* Plugin Editors -- another alternative (Visual Studio Code)

Writing and using plugins for Version 5 and above.
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ColeValleyGirl
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Plugin Editors -- another alternative (Visual Studio Code)

Post by ColeValleyGirl » 07 Jun 2021 12:00

As some of you know, I've been using the Zerobrane editor for Lua for sometime, having looked at all the options a few years back and failed to find all the features I wanted in any of them. Zerobrane came closest to meeting my needs but fell down on software version control (specifically Git integration).

Last week Jane (thanks!) suggested I took another look at Visual Studio Code, so I did.

It has come on leaps and bounds since I looked at it last. I can now have:
  • Code folding (at various levels)
  • Git integration
  • Mutiple files open for editing side by side within an single instance
  • Todo items
as well as the usual outlining, formatting, problem analysis, etc.

I've added a few extensions to the basic editor to make it a better match for my needs:
  • Lua (sumneko.lua) which handles Autocompletion, cross-reference, syntax checking etc.
  • vscode-lua-format (koihik.vscode-lua-format) -- does what it says on the tin
  • Todo Tree (gruntfuggly.todo-tree) which searches for comment tags (e.g. TODO, FIXME or others of your definition) and creates a todo tree so you can see what you've noted you still need to action
  • GitLens (eamodio.gitlens) which adds to the Git functionality built into the editor. (You neeed to install Git on your PC to make the Git functionality available).
I still have to work out how to make it recognise the fh API (plus iup etc.), but I can at least tell it to stop reporting library calls as problems, which is another step up from Zerobrane... And I might tweak the formatting behaviour, although I can probably live with what comes out of the box. Plus, you still have to transfer the code into the fh Lua editor to debug it...

If what you're using doesn't quite suit you, and you're not averse to using a free Microsoft product, or you need an editor both for Lua and other languages and you want to reduce the number of programmes you have installed, you might want to take a look. I'm planning to get rid of ZeroBrane and seriously consider ditching Visual Studio 2019 (if I can work out how to compile LuaRocks without it).

There is a lot of online documentation.

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jimlad68
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Re: Plugin Editors -- another alternative (Visual Studio Code)

Post by jimlad68 » 07 Jun 2021 12:29

I am no programmer, at best simple scripting or "copy/butcher" other script/code. I have used Notepad++ for a long time now and serves most of my needs including a GEDCOM LEXER (a bit fiddly to instal).

But when I came to do some simple scripting for Autohotkey (AHK) I could not find a Notepad++ Lexer for it, and after some searching I too found Visual Studio Code (aka VS Code or Code.exe), Microsoft have put a lot of work into it.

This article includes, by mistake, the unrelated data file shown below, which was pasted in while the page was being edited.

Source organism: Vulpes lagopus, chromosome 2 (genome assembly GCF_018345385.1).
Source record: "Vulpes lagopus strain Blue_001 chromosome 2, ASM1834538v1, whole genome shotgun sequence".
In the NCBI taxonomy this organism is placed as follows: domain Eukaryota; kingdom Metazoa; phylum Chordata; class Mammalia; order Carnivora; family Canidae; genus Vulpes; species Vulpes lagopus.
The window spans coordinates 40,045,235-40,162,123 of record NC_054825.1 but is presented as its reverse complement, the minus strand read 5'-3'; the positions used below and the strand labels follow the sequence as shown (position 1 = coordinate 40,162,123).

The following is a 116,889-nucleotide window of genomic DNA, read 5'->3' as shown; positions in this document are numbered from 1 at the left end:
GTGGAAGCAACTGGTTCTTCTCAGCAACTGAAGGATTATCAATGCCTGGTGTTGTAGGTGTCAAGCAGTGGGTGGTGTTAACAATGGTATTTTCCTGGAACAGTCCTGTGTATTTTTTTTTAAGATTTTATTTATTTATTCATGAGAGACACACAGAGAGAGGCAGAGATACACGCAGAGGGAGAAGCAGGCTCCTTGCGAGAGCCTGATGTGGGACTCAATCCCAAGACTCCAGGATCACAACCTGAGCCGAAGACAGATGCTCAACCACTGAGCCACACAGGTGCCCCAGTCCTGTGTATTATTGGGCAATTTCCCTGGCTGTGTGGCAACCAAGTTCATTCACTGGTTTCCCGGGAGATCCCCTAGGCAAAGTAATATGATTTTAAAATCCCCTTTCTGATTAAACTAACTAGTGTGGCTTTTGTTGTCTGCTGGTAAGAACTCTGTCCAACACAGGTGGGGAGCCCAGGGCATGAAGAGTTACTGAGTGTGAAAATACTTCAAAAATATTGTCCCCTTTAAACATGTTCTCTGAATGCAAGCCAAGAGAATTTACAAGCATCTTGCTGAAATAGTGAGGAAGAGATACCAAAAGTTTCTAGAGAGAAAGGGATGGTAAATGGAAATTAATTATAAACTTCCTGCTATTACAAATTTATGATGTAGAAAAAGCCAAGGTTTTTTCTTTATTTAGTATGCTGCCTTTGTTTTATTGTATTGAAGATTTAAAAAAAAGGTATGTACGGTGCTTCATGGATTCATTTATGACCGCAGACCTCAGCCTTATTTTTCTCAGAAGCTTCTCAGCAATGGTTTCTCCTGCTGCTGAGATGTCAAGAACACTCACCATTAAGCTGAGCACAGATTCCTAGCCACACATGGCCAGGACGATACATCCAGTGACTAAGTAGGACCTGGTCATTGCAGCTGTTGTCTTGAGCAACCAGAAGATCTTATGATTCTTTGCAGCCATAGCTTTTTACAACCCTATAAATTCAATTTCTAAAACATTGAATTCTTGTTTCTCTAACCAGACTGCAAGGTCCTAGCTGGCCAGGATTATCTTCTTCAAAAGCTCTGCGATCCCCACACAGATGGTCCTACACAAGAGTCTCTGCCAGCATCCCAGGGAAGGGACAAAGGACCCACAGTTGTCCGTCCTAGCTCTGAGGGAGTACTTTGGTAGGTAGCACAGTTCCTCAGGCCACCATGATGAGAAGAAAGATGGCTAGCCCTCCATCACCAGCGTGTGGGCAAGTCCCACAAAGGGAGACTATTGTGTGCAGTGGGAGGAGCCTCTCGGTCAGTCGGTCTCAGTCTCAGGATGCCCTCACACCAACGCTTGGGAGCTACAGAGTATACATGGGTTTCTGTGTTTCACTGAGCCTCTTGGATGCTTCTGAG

For AHK I use lexer AutoHotkey Plus Plus by Mark Wiemer, there are others.
It also has a Gedcom lexer called GEDCOM Language by Florian Guitton, which I have not used much as I am too familiar with Notepad++ to take the time to make the move, and Notepad++ still has some tricks up its sleeve I cannot find anywhere else (e.g. line up columns with blanks).

I for one would be interested in any other observations.
Jim Orrell - researching: see - but probably out of date https://gw.geneanet.org/jimlad68

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ColeValleyGirl
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Re: Plugin Editors -- another alternative (Visual Studio Code)

Post by ColeValleyGirl » 07 Jun 2021 12:37

Thanks, Jim -- I should investigate the Gedcom lexer.

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Valkrider
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Re: Plugin Editors -- another alternative (Visual Studio Code)

Post by Valkrider » 07 Jun 2021 13:47

The nice thing is that M$ also supply this editor for the Mac. I will have to give it a try.

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Mark1834
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Re: Plugin Editors -- another alternative (Visual Studio Code)

Post by Mark1834 » 07 Jun 2021 14:50

At the other end of the scale, users just starting to explore writing plugins who would probably find a full-fat IDE such as Zerobrane or Visual Studio too intimidating could get significant benefit from Notepad++ rather than just relying on the FH7 editor and debugger (although even that is a significant step up from the version in FH6).

Having automatic syntax highlighting makes code much easier to follow, and automatic indents allows easy entering of loops and other control structures. Neither FH7 nor Notepad++ lock the plugin file while editing, so it is straightforward to enter the code in Notepad++ and run it in FH. I also find it very useful for proofreading code, often from a prepared PDF viewed on the iPad sitting in the garden or with my feet up on the sofa :). Mind you, even my longer plugins only run to about 5-6 pages of printed code, not the 100+ pages of some of the store plugins!

To illustrate, the screen dumps below show the same section of code from a typical store plugin viewed in FH7 and Notepad++. I know which one I find easier to follow!
FH7.PNG
Plain text in FH7
FH7.PNG (25.05 KiB) Viewed 307 times
Notepad++.PNG
Automatic syntax highlighting in Notepad++
Notepad++.PNG (26.47 KiB) Viewed 307 times
Mark Draper

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